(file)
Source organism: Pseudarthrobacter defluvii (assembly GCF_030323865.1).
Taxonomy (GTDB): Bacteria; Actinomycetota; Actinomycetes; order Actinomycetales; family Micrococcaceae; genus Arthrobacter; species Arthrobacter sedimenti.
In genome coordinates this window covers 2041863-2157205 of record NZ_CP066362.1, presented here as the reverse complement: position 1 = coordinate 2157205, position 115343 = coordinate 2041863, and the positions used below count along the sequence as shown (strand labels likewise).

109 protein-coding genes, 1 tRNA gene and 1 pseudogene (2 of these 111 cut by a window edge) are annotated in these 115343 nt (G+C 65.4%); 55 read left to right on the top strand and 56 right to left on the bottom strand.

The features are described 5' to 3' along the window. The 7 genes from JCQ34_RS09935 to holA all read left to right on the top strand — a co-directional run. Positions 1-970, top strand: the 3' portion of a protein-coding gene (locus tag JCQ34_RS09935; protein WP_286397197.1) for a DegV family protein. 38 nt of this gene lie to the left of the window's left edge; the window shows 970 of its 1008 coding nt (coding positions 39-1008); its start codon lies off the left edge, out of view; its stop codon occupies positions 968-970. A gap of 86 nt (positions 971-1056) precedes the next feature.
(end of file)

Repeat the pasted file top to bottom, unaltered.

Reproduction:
Source organism: Pseudarthrobacter defluvii (assembly GCF_030323865.1).
Taxonomy (GTDB): Bacteria; Actinomycetota; Actinomycetes; order Actinomycetales; family Micrococcaceae; genus Arthrobacter; species Arthrobacter sedimenti.
In genome coordinates this window covers 2041863-2157205 of record NZ_CP066362.1, presented here as the reverse complement: position 1 = coordinate 2157205, position 115343 = coordinate 2041863, and the positions used below count along the sequence as shown (strand labels likewise).

109 protein-coding genes, 1 tRNA gene and 1 pseudogene (2 of these 111 cut by a window edge) are annotated in these 115343 nt (G+C 65.4%); 55 read left to right on the top strand and 56 right to left on the bottom strand.

The features are described 5' to 3' along the window. The 7 genes from JCQ34_RS09935 to holA all read left to right on the top strand — a co-directional run. Positions 1-970, top strand: the 3' portion of a protein-coding gene (locus tag JCQ34_RS09935; protein WP_286397197.1) for a DegV family protein. 38 nt of this gene lie to the left of the window's left edge; the window shows 970 of its 1008 coding nt (coding positions 39-1008); its start codon lies off the left edge, out of view; its stop codon occupies positions 968-970. A gap of 86 nt (positions 971-1056) precedes the next feature.